- the state of the mind of the infringer, and in particular whether the breaches were deliberate or inadvertent – the Defendant argued that it was relevant that the breach was inadvertent, and further asked the Court to take account of the fact that the Defendant was attempting to maximise access to the orthodontic service when it made the error. The Court accepted that both factors were relevant and weighed in the Defendant’s favour.
- the behaviour of the infringer after it has become evident that an infringement has occurred – the parties agreed that this was not relevant here.
- the persons affected by the breach, including whether there has been a complete failure to take account of the specific situation of a defined economic group – here, the overwhelming impact of the breach was on the Claimant, which had lost the opportunity to secure a contract which it should have received. However, the Court also considered the impact on the patients of the service. Because the scores were so close, the bidder which received the contract had put in a bid which had scored very nearly as highly as the Claimant’s bid should have been scored. There was no reason to conclude that patients would receive a significantly worse service as a result. The Court also noted that the contract itself was relatively small (£2.7m over its lifetime) and that the impact was significantly less than in the EnergySolutions case, where contracts had a value of £4.2bn. The loss of this contract was not an existential threat to the Claimant. This factor was therefore relevant to both the Claimant and the Defendant.
- the position taken by one of the Community institutions in the matter – this did not arise.
When weighing the above factors, the Court also noted that the error on this occasion only had a substantial effect because the scores were so close. The Court emphasised that the requirement that any breach be “sufficiently serious” is an additional hurdle, and a Claimant must show something more than the fact that there was a breach that had caused loss. The threshold for whether a breach is “sufficiently serious” is relatively high, and, on this occasion, the Court concluded that the breach was not sufficiently serious to justify an award of damages.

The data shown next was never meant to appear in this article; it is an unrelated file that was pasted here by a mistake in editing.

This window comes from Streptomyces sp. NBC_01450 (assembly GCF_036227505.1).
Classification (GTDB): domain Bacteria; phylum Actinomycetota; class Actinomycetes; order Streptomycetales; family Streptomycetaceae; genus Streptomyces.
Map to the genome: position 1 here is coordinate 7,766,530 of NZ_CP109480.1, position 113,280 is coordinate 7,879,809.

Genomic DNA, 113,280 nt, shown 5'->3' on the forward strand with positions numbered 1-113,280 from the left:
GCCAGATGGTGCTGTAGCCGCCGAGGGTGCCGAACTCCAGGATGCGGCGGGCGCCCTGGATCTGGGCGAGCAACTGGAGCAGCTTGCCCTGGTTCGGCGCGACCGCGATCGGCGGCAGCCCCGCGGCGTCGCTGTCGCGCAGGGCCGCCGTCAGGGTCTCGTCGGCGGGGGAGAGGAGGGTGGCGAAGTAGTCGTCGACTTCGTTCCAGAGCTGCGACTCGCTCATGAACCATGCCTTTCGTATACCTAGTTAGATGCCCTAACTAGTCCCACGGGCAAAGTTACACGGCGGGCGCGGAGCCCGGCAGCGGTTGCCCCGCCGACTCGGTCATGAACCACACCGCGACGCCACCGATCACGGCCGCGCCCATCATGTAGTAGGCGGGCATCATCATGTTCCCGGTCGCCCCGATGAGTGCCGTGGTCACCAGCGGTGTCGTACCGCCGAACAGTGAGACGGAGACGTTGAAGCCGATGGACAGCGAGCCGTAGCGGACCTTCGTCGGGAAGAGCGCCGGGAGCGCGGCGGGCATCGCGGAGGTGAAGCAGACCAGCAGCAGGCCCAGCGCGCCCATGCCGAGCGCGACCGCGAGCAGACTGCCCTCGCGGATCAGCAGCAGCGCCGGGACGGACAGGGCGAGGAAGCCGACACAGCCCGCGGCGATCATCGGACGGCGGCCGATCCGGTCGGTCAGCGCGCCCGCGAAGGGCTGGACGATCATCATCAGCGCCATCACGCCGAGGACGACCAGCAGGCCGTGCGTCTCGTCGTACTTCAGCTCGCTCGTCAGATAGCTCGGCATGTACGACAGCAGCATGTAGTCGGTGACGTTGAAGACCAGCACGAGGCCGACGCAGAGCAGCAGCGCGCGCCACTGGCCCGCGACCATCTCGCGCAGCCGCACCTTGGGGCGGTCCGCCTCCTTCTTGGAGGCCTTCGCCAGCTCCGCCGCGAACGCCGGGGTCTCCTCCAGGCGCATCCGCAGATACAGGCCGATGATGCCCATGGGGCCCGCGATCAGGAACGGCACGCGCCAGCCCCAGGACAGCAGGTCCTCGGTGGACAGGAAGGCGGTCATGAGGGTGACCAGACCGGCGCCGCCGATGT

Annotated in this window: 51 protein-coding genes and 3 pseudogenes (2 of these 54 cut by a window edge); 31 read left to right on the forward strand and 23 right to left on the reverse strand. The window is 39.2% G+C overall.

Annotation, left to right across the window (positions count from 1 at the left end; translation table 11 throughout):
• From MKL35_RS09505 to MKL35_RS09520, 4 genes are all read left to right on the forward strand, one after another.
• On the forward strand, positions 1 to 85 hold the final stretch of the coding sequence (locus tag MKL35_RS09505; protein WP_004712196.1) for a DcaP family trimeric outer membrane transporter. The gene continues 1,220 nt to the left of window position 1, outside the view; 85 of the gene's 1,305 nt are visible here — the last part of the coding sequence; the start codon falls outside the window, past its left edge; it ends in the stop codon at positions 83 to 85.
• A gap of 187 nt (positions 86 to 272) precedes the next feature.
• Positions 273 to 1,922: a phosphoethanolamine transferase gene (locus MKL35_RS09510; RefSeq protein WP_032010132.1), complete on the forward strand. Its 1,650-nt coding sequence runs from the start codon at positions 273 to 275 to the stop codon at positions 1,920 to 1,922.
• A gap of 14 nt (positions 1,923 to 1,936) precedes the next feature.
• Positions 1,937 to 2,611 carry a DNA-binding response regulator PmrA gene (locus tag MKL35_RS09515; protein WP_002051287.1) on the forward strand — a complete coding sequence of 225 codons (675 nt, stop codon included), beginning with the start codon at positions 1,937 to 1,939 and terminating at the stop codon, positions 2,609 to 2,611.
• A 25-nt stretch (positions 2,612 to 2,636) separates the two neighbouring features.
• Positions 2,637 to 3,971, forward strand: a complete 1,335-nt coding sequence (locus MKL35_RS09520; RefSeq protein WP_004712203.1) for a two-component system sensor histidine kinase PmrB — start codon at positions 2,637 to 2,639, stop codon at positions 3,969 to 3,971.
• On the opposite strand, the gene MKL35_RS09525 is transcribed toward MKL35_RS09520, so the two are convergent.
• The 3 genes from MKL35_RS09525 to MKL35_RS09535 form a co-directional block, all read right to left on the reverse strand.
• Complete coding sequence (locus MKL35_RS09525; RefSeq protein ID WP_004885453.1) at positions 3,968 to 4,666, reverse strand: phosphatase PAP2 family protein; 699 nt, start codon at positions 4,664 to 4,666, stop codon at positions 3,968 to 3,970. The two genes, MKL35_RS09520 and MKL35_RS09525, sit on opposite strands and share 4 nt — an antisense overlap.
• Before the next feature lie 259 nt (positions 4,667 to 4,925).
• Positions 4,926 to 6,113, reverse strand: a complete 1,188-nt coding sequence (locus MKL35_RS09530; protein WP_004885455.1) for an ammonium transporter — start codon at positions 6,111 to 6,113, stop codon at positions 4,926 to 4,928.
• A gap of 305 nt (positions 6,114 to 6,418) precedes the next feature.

This decision emphasises the need not to overlook the requirement for a challenger in a procurement claim which is seeking damages to show that any breaches were “sufficiently serious”. Had the automatic suspension remained in place, the Claimant would likely have sought an Order requiring that the contract award be quashed and would very possibly then have received the contract. However, because the contract had been signed following the lifting of the suspension, the Claimant was left with a claim for damages only and has ultimately not been awarded any damages despite showing that the Defendant had acted unlawfully.
Damages claims are, for many reasons, less appealing to bidders than overturning the outcome of procurement processes. This decision further emphasises the significance of lifting the automatic suspension. It may discourage challengers from agreeing to the suspension being lifted if there is any prospect of persuading a Court that it should remain in place and may dissuade them from pursuing claims further/at all in circumstances in which the relevant contract has been entered into.
Hempsons’ specialist procurement team regularly advise both bidders and contracting authorities on potential challenges to the outcome of procurement processes.